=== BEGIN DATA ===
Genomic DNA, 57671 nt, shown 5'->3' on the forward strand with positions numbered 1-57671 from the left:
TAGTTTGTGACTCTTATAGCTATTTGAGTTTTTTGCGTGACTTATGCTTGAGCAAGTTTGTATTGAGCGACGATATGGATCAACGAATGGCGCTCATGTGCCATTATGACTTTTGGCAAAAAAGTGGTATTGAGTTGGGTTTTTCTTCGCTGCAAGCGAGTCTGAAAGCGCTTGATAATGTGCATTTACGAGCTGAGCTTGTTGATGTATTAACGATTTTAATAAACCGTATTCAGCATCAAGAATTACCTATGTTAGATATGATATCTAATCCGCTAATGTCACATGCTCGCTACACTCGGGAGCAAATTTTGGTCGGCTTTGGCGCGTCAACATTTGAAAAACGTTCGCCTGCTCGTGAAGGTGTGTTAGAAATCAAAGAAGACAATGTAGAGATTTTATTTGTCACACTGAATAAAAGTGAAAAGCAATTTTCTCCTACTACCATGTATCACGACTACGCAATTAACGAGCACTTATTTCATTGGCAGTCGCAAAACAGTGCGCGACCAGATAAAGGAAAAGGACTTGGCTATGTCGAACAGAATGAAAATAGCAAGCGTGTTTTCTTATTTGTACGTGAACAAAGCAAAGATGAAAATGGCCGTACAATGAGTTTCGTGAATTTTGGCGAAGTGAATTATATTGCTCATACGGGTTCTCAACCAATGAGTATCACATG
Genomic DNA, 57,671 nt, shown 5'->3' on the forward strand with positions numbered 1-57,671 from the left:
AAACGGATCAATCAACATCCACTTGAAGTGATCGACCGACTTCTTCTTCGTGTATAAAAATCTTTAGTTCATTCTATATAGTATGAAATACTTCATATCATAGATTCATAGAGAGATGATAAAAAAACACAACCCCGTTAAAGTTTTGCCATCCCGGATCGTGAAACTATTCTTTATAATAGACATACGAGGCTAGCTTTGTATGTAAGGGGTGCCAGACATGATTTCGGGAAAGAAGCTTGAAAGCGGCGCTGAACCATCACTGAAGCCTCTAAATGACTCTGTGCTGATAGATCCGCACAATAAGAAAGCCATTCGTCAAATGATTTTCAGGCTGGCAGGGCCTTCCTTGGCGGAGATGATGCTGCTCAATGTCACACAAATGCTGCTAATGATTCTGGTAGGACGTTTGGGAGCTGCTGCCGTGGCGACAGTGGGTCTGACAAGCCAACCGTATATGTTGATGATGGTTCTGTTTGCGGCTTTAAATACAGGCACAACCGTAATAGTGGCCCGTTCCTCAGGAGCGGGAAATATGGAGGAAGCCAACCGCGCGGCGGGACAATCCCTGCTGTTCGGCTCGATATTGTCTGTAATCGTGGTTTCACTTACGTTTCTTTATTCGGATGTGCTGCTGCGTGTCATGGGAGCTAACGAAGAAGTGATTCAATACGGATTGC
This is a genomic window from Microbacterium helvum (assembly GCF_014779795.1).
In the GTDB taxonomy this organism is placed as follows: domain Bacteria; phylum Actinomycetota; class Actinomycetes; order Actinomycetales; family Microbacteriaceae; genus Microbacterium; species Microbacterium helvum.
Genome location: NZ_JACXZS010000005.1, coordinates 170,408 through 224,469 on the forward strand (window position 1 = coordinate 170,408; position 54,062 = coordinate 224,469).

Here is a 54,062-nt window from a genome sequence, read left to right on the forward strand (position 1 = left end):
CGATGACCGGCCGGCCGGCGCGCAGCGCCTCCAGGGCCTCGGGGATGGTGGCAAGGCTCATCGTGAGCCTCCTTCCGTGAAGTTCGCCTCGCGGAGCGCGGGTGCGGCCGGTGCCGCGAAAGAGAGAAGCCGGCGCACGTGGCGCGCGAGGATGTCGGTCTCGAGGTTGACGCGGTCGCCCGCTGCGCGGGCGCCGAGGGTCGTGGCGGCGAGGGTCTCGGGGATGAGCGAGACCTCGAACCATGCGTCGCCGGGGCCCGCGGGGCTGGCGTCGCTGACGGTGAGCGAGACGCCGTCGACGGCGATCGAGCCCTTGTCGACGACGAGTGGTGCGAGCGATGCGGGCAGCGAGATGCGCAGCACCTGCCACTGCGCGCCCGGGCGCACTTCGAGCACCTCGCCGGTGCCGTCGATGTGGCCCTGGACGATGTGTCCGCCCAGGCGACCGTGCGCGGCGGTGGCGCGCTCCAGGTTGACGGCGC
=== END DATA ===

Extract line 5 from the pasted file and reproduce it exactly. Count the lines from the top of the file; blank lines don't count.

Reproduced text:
This is a genomic window from Microbacterium helvum (assembly GCF_014779795.1).